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Rubella Virus 

Rubella Virus
Rubella Virus

Emmaculate Lebo

and Susan Reef

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date: 30 July 2021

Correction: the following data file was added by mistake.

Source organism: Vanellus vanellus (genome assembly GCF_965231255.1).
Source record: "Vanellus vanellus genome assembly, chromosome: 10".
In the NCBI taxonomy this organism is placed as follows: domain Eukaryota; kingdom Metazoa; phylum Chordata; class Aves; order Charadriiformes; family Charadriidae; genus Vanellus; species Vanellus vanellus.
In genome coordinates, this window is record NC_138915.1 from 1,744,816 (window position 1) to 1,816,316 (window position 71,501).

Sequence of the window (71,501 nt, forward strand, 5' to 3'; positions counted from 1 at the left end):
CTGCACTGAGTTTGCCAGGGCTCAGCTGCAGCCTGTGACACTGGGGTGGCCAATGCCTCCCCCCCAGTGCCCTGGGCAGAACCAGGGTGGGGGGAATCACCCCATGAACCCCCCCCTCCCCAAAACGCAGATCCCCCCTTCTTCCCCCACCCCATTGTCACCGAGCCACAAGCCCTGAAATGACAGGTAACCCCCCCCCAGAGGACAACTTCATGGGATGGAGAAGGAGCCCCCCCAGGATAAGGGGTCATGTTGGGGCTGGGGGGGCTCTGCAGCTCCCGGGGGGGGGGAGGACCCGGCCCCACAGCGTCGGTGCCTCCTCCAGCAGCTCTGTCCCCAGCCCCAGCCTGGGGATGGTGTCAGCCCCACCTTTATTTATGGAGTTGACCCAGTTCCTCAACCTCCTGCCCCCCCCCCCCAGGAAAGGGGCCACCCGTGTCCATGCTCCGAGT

Rubella infection in pregnant women, especially during the first trimester, can result in miscarriages, fetal deaths, stillbirths, or a constellation of congenital anomalies known as congenital rubella syndrome (CRS). Infants born with CRS often present with a myriad of classical symptoms, including hearing impairment, congenital heart defects, cataracts, and mental impairment. The risk of developing a congenital defect is highest when the rubella infection occurs during the first 12 weeks of gestation. The risks associated with fetal infection are primarily in pregnant women who are not immune to the rubella virus; immunity is acquired through vaccination with a rubella-containing vaccine or develops naturally following infection with rubella virus. In 2010, approximately 105,000 children with CRS were born globally, with an estimated 49,229 and 38,712 CRS cases born in the Southeast Asia and African WHO regions, respectively. Significant progress has been made toward reducing the burden of rubella and CRS cases globally through the introduction of rubella-containing vaccines in many countries.

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